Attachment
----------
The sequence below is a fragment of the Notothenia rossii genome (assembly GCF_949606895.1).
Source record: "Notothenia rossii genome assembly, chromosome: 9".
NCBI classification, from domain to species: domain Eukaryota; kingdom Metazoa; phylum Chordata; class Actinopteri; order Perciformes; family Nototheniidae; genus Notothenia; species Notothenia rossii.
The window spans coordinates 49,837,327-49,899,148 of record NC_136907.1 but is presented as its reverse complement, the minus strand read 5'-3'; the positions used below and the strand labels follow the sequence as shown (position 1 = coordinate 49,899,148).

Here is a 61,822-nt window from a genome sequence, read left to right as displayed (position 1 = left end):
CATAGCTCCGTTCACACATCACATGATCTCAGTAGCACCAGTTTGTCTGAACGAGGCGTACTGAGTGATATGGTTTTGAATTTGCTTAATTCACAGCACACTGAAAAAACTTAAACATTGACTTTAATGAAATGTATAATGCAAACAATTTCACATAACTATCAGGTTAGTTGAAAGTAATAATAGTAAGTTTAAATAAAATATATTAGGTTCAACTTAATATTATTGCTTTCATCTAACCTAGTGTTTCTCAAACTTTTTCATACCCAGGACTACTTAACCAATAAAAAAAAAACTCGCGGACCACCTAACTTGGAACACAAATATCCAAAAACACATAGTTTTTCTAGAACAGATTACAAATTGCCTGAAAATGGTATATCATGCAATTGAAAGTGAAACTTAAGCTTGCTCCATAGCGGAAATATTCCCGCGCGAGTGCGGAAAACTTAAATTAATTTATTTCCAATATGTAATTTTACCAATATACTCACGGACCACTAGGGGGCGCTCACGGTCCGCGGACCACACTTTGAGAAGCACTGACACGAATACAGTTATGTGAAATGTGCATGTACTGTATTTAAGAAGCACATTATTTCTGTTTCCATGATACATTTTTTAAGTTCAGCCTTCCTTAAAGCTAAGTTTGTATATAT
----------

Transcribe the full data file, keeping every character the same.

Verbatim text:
The sequence below is a fragment of the Notothenia rossii genome (assembly GCF_949606895.1).
Source record: "Notothenia rossii genome assembly, chromosome: 9".
NCBI classification, from domain to species: domain Eukaryota; kingdom Metazoa; phylum Chordata; class Actinopteri; order Perciformes; family Nototheniidae; genus Notothenia; species Notothenia rossii.
The window spans coordinates 49,837,327-49,899,148 of record NC_136907.1 but is presented as its reverse complement, the minus strand read 5'-3'; the positions used below and the strand labels follow the sequence as shown (position 1 = coordinate 49,899,148).

Here is a 61,822-nt window from a genome sequence, read left to right as displayed (position 1 = left end):
CATAGCTCCGTTCACACATCACATGATCTCAGTAGCACCAGTTTGTCTGAACGAGGCGTACTGAGTGATATGGTTTTGAATTTGCTTAATTCACAGCACACTGAAAAAACTTAAACATTGACTTTAATGAAATGTATAATGCAAACAATTTCACATAACTATCAGGTTAGTTGAAAGTAATAATAGTAAGTTTAAATAAAATATATTAGGTTCAACTTAATATTATTGCTTTCATCTAACCTAGTGTTTCTCAAACTTTTTCATACCCAGGACTACTTAACCAATAAAAAAAAAACTCGCGGACCACCTAACTTGGAACACAAATATCCAAAAACACATAGTTTTTCTAGAACAGATTACAAATTGCCTGAAAATGGTATATCATGCAATTGAAAGTGAAACTTAAGCTTGCTCCATAGCGGAAATATTCCCGCGCGAGTGCGGAAAACTTAAATTAATTTATTTCCAATATGTAATTTTACCAATATACTCACGGACCACTAGGGGGCGCTCACGGTCCGCGGACCACACTTTGAGAAGCACTGACACGAATACAGTTATGTGAAATGTGCATGTACTGTATTTAAGAAGCACATTATTTCTGTTTCCATGATACATTTTTTAAGTTCAGCCTTCCTTAAAGCTAAGTTTGTATATAT